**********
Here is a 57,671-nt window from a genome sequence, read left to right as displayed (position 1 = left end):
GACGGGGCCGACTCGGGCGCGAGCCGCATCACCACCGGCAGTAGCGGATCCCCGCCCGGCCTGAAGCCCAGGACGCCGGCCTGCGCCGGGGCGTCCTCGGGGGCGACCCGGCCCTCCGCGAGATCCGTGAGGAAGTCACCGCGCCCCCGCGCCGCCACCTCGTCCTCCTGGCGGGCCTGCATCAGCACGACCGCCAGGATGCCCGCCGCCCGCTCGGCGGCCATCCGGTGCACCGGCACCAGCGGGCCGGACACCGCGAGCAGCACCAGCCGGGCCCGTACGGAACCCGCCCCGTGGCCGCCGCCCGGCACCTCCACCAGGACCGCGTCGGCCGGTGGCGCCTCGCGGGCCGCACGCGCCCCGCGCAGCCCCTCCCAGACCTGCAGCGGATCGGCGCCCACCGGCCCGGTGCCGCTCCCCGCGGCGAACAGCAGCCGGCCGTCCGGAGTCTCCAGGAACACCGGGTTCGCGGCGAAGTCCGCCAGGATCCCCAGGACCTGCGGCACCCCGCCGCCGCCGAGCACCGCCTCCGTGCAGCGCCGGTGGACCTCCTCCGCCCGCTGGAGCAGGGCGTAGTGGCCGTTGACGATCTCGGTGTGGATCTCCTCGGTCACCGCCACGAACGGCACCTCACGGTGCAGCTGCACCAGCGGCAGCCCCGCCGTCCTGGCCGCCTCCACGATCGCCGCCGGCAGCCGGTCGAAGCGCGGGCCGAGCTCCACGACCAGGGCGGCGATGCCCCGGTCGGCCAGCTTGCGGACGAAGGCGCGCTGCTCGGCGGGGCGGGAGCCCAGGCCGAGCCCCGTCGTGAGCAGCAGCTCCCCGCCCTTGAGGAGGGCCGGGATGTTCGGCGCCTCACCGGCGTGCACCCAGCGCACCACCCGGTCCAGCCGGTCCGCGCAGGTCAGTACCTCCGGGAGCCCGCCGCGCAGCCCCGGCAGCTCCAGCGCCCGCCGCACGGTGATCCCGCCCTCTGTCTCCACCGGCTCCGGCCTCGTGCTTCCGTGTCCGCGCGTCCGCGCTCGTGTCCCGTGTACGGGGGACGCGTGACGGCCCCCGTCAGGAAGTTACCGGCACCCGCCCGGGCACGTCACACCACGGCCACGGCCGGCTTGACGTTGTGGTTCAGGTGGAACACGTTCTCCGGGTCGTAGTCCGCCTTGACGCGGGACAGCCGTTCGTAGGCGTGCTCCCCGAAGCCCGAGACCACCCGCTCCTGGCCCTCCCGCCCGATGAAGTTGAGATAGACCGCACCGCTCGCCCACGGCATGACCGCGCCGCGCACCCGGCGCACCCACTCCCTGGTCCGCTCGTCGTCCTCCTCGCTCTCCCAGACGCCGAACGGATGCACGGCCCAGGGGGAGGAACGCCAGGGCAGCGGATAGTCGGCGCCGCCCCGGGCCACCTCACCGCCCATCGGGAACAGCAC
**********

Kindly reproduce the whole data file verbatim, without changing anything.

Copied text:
Here is a 57,671-nt window from a genome sequence, read left to right as displayed (position 1 = left end):
GACGGGGCCGACTCGGGCGCGAGCCGCATCACCACCGGCAGTAGCGGATCCCCGCCCGGCCTGAAGCCCAGGACGCCGGCCTGCGCCGGGGCGTCCTCGGGGGCGACCCGGCCCTCCGCGAGATCCGTGAGGAAGTCACCGCGCCCCCGCGCCGCCACCTCGTCCTCCTGGCGGGCCTGCATCAGCACGACCGCCAGGATGCCCGCCGCCCGCTCGGCGGCCATCCGGTGCACCGGCACCAGCGGGCCGGACACCGCGAGCAGCACCAGCCGGGCCCGTACGGAACCCGCCCCGTGGCCGCCGCCCGGCACCTCCACCAGGACCGCGTCGGCCGGTGGCGCCTCGCGGGCCGCACGCGCCCCGCGCAGCCCCTCCCAGACCTGCAGCGGATCGGCGCCCACCGGCCCGGTGCCGCTCCCCGCGGCGAACAGCAGCCGGCCGTCCGGAGTCTCCAGGAACACCGGGTTCGCGGCGAAGTCCGCCAGGATCCCCAGGACCTGCGGCACCCCGCCGCCGCCGAGCACCGCCTCCGTGCAGCGCCGGTGGACCTCCTCCGCCCGCTGGAGCAGGGCGTAGTGGCCGTTGACGATCTCGGTGTGGATCTCCTCGGTCACCGCCACGAACGGCACCTCACGGTGCAGCTGCACCAGCGGCAGCCCCGCCGTCCTGGCCGCCTCCACGATCGCCGCCGGCAGCCGGTCGAAGCGCGGGCCGAGCTCCACGACCAGGGCGGCGATGCCCCGGTCGGCCAGCTTGCGGACGAAGGCGCGCTGCTCGGCGGGGCGGGAGCCCAGGCCGAGCCCCGTCGTGAGCAGCAGCTCCCCGCCCTTGAGGAGGGCCGGGATGTTCGGCGCCTCACCGGCGTGCACCCAGCGCACCACCCGGTCCAGCCGGTCCGCGCAGGTCAGTACCTCCGGGAGCCCGCCGCGCAGCCCCGGCAGCTCCAGCGCCCGCCGCACGGTGATCCCGCCCTCTGTCTCCACCGGCTCCGGCCTCGTGCTTCCGTGTCCGCGCGTCCGCGCTCGTGTCCCGTGTACGGGGGACGCGTGACGGCCCCCGTCAGGAAGTTACCGGCACCCGCCCGGGCACGTCACACCACGGCCACGGCCGGCTTGACGTTGTGGTTCAGGTGGAACACGTTCTCCGGGTCGTAGTCCGCCTTGACGCGGGACAGCCGTTCGTAGGCGTGCTCCCCGAAGCCCGAGACCACCCGCTCCTGGCCCTCCCGCCCGATGAAGTTGAGATAGACCGCACCGCTCGCCCACGGCATGACCGCGCCGCGCACCCGGCGCACCCACTCCCTGGTCCGCTCGTCGTCCTCCTCGCTCTCCCAGACGCCGAACGGATGCACGGCCCAGGGGGAGGAACGCCAGGGCAGCGGATAGTCGGCGCCGCCCCGGGCCACCTCACCGCCCATCGGGAACAGCAC